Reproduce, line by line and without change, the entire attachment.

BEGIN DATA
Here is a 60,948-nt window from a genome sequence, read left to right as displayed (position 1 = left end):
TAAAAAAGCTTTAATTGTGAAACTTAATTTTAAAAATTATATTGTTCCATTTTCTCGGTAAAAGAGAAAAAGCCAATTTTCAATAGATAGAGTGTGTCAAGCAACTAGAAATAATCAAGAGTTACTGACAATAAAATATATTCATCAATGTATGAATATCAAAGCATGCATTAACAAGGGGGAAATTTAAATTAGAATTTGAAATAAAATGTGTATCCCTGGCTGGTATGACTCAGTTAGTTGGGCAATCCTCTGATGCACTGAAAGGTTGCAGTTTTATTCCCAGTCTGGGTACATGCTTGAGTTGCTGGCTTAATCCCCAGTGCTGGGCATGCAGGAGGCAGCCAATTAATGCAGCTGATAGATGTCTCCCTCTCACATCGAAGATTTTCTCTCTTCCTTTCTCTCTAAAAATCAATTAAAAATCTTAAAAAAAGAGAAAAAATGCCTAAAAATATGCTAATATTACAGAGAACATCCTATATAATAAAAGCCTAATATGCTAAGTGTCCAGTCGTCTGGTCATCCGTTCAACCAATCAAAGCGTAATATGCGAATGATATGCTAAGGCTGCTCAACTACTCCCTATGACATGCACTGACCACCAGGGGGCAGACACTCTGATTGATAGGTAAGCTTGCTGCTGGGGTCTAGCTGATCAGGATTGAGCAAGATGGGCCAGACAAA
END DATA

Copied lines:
Here is a 60,948-nt window from a genome sequence, read left to right as displayed (position 1 = left end):
TAAAAAAGCTTTAATTGTGAAACTTAATTTTAAAAATTATATTGTTCCATTTTCTCGGTAAAAGAGAAAAAGCCAATTTTCAATAGATAGAGTGTGTCAAGCAACTAGAAATAATCAAGAGTTACTGACAATAAAATATATTCATCAATGTATGAATATCAAAGCATGCATTAACAAGGGGGAAATTTAAATTAGAATTTGAAATAAAATGTGTATCCCTGGCTGGTATGACTCAGTTAGTTGGGCAATCCTCTGATGCACTGAAAGGTTGCAGTTTTATTCCCAGTCTGGGTACATGCTTGAGTTGCTGGCTTAATCCCCAGTGCTGGGCATGCAGGAGGCAGCCAATTAATGCAGCTGATAGATGTCTCCCTCTCACATCGAAGATTTTCTCTCTTCCTTTCTCTCTAAAAATCAATTAAAAATCTTAAAAAAAGAGAAAAAATGCCTAAAAATATGCTAATATTACAGAGAACATCCTATATAATAAAAGCCTAATATGCTAAGTGTCCAGTCGTCTGGTCATCCGTTCAACCAATCAAAGCGTAATATGCGAATGATATGCTAAGGCTGCTCAACTACTCCCTATGACATGCACTGACCACCAGGGGGCAGACACTCTGATTGATAGGTAAGCTTGCTGCTGGGGTCTAGCTGATCAGGATTGAGCAAGATGGGCCAGACAAA